Carolyn speaks so fondly of Mr. Gatwood and the fact that he taught her so much about the spiritual aspects of music. She says that he showed that formal training was wonderful, but without a goal, focus, or direction, training is only an end to itself.  She found that at that time in her life she was not technically astute, but learned from Mr. Gatwood that she could excel with a spiritual focus to her music. She related how meaningful the choir tours were with Mr. Gatwood. She said that when the students returned, everyone was so filled with the Holy Spirit they would have spiritual renewals on the campus.

Wade Hale’s Bible Class made a real impression on Carolyn as she recalls that she felt as though she was living the Old Testament. She also spoke of Mother White as having an austere demeanor, but, underneath her regimented façade, was a caring and loving person. She stated that Mother White was an anchor through a trail in her college life. She recalls Mrs. Sayer, the librarian, as having a great deal of patience with her in teaching her to effectively use the library and Nancy Derminer who taught French in such a special way because of her travels to France.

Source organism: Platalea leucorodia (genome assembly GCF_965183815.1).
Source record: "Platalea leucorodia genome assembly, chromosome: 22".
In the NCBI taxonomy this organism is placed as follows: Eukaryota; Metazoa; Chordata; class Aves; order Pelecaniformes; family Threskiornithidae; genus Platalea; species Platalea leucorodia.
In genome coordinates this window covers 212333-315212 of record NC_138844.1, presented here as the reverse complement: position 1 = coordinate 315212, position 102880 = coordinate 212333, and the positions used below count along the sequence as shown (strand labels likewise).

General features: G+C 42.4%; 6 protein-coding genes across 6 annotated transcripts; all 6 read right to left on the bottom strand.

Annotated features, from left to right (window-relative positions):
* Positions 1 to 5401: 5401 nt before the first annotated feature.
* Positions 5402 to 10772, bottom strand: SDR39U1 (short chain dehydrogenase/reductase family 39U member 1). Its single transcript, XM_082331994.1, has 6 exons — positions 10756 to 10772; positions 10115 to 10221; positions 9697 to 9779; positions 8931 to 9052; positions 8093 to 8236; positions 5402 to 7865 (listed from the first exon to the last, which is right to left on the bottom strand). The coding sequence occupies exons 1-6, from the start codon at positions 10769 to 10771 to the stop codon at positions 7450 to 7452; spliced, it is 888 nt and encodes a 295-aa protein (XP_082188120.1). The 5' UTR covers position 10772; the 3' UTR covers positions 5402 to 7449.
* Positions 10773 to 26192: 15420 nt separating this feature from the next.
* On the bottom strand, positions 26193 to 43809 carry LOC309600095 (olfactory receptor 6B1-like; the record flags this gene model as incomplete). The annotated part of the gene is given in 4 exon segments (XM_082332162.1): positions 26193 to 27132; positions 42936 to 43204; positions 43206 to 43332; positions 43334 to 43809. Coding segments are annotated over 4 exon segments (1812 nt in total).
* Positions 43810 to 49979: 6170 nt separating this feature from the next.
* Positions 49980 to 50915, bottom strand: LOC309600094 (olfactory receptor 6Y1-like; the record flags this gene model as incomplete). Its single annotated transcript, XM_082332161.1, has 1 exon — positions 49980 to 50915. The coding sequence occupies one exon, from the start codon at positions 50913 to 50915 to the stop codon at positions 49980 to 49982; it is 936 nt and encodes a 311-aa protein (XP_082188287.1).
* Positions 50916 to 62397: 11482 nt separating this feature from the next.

Carolyn recalls that she was always into mischief at NGC and on one occasion Mother White told her, “Gillespie, I hear that you were in instigator in the big noise making last night. You had two of the quietest sisters who were the epitome of lady hood that that attended North Greenville. What happened to you?”

After leaving North Greenville she still had the burning desire to take college classes related to a music major. She would not give up on the keyboard and enrolled at Furman University where she was allowed to take the piano lessons that she had been denied at NGC. She realized that she had so many elementary things to be learned through piano lessons. She later enrolled at Bob Jones University and had three years of organ instruction.

She explains that the many hardships in learning to properly read music, have made her appreciate her talent so much more than many would.